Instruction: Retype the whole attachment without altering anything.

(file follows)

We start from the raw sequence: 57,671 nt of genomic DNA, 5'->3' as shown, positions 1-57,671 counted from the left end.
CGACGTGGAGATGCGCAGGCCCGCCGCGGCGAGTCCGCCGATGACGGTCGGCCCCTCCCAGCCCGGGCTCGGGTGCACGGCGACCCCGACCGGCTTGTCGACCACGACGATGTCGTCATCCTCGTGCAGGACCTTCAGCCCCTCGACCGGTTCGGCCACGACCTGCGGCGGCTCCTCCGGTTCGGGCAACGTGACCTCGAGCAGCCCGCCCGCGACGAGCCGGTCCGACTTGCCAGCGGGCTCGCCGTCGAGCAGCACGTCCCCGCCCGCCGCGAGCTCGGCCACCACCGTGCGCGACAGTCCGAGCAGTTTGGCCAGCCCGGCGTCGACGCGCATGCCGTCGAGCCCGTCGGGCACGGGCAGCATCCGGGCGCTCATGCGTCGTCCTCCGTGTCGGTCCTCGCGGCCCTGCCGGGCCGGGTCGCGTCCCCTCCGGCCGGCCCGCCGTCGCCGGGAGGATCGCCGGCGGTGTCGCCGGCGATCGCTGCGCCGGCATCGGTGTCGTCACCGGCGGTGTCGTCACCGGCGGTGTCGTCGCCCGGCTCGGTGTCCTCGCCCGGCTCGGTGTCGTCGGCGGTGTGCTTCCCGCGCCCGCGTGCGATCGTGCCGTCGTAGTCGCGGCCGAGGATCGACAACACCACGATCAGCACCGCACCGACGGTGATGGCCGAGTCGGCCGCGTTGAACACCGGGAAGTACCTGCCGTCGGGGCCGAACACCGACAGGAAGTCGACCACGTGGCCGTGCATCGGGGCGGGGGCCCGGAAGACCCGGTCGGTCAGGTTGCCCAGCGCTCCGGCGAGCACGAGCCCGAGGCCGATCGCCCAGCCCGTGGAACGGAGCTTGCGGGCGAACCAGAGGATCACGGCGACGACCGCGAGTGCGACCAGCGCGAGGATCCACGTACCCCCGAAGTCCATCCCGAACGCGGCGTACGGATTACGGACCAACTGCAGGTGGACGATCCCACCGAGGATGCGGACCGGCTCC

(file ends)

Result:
We start from the raw sequence: 57,671 nt of genomic DNA, 5'->3' as shown, positions 1-57,671 counted from the left end.
CGACGTGGAGATGCGCAGGCCCGCCGCGGCGAGTCCGCCGATGACGGTCGGCCCCTCCCAGCCCGGGCTCGGGTGCACGGCGACCCCGACCGGCTTGTCGACCACGACGATGTCGTCATCCTCGTGCAGGACCTTCAGCCCCTCGACCGGTTCGGCCACGACCTGCGGCGGCTCCTCCGGTTCGGGCAACGTGACCTCGAGCAGCCCGCCCGCGACGAGCCGGTCCGACTTGCCAGCGGGCTCGCCGTCGAGCAGCACGTCCCCGCCCGCCGCGAGCTCGGCCACCACCGTGCGCGACAGTCCGAGCAGTTTGGCCAGCCCGGCGTCGACGCGCATGCCGTCGAGCCCGTCGGGCACGGGCAGCATCCGGGCGCTCATGCGTCGTCCTCCGTGTCGGTCCTCGCGGCCCTGCCGGGCCGGGTCGCGTCCCCTCCGGCCGGCCCGCCGTCGCCGGGAGGATCGCCGGCGGTGTCGCCGGCGATCGCTGCGCCGGCATCGGTGTCGTCACCGGCGGTGTCGTCACCGGCGGTGTCGTCGCCCGGCTCGGTGTCCTCGCCCGGCTCGGTGTCGTCGGCGGTGTGCTTCCCGCGCCCGCGTGCGATCGTGCCGTCGTAGTCGCGGCCGAGGATCGACAACACCACGATCAGCACCGCACCGACGGTGATGGCCGAGTCGGCCGCGTTGAACACCGGGAAGTACCTGCCGTCGGGGCCGAACACCGACAGGAAGTCGACCACGTGGCCGTGCATCGGGGCGGGGGCCCGGAAGACCCGGTCGGTCAGGTTGCCCAGCGCTCCGGCGAGCACGAGCCCGAGGCCGATCGCCCAGCCCGTGGAACGGAGCTTGCGGGCGAACCAGAGGATCACGGCGACGACCGCGAGTGCGACCAGCGCGAGGATCCACGTACCCCCGAAGTCCATCCCGAACGCGGCGTACGGATTACGGACCAACTGCAGGTGGACGATCCCACCGAGGATGCGGACCGGCTCC